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'Pitchfork protest' leads to proposed updates to Va. farming rights

Wednesday - 1/9/2013, 6:50am  ET

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Martha Boneta holds wool from sheep she raises on her Fauquier County farm. She spoke to reporters Tuesday at the Virginia Capitol about a bill that would strengthen the rights of farmers and clarify that they can sell farm-produced products on their properties. (WTOP/Hank Silverberg)

Hank Silverberg, wtop.com

RICHMOND,Va. - A dispute over a pumpkin patch and a birthday party that sparked a "pitchfork protest" by local farmers is now headed to the Virginia General Assembly.

Martha Boneta owns a 70-acre farm in Paris, Va., where she grows all sorts of products. But Fauquier County has threatened to fine her thousands of dollars claiming she violated her business permits by holding a birthday party on her farm for her friend's 10-year-old daughter and by selling things from her barn.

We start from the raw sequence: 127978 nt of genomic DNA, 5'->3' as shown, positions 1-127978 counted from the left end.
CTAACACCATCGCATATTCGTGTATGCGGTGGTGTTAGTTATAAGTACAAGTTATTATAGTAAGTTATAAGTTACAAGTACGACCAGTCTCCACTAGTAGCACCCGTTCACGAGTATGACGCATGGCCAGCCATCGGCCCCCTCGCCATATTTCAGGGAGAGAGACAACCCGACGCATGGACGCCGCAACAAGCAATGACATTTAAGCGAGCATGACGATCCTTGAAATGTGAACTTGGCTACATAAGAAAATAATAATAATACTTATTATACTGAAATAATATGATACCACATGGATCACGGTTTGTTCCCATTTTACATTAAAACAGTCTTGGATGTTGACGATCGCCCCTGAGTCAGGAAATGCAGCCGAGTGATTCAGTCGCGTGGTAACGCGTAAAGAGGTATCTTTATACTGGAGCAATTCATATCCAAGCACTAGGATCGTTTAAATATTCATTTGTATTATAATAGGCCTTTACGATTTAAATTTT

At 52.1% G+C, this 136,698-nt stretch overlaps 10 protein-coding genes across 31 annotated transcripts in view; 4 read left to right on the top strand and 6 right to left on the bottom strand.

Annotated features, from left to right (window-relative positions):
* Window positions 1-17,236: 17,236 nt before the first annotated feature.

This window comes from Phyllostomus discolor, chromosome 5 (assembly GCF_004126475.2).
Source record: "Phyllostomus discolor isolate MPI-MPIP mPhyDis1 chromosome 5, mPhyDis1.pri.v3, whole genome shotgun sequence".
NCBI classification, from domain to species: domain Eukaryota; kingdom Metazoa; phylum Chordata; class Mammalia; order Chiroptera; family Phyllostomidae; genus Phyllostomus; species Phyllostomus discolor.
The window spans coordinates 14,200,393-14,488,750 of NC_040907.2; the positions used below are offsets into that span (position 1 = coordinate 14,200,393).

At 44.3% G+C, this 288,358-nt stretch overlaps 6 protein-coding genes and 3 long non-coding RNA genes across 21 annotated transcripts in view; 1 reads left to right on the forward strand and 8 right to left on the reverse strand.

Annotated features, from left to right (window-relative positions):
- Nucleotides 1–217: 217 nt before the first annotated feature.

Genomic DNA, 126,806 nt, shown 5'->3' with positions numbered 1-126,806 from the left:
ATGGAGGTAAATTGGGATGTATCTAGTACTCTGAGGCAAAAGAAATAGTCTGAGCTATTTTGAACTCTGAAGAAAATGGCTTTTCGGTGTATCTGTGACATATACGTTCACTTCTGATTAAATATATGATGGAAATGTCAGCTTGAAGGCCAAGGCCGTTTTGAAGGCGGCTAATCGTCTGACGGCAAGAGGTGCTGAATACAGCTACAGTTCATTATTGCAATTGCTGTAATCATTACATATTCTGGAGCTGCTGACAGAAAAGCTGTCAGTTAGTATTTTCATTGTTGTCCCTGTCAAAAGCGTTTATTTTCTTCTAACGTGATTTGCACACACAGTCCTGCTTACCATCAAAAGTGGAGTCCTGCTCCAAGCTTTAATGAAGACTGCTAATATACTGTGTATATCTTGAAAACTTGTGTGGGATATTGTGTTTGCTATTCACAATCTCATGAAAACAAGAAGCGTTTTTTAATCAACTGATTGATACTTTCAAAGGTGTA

The dispute is still in court even after dozens of farmers showed up to protest at a county zoning board meeting in support of Boneta. But Boneta's plight has prompted a bill that could more clearly define the right to farm across the Virginia.

"Farming is not just seeds in the ground that produce vegetables," Boneta says. "It's the opportunity to bring people to the land to buy from us directly. It's the by-products and the accessory products that go along with farming."

Boneta says the fight with the county started after she advertised pumpkin carvings and someone complained.

So Del. Scott Lingamfelter, R-Prince William, is sponsoring legislation (HB 1430) that will guarantee Virginia farmers the right to sell what they produce.

The legislation specifically says the state's farmers may sell by-products. such as art, food, beverages, artifacts and even literature and furniture if the items are made with material grown on the farm.

For example, they can sell tomatoes, but also tomato sauce. Under the measure, they could sell not only the wool from their sheep but also products they produce from that wool such as sweaters.

Boneta wanted to sell souvenir pictures of the sheep that produced the wool.

Property rights advocates have taken up Boneta's cause in the General Assembly and are backing Lingamfelter's bill.

They say they expect opposition from larger farm owners and some environmental groups.

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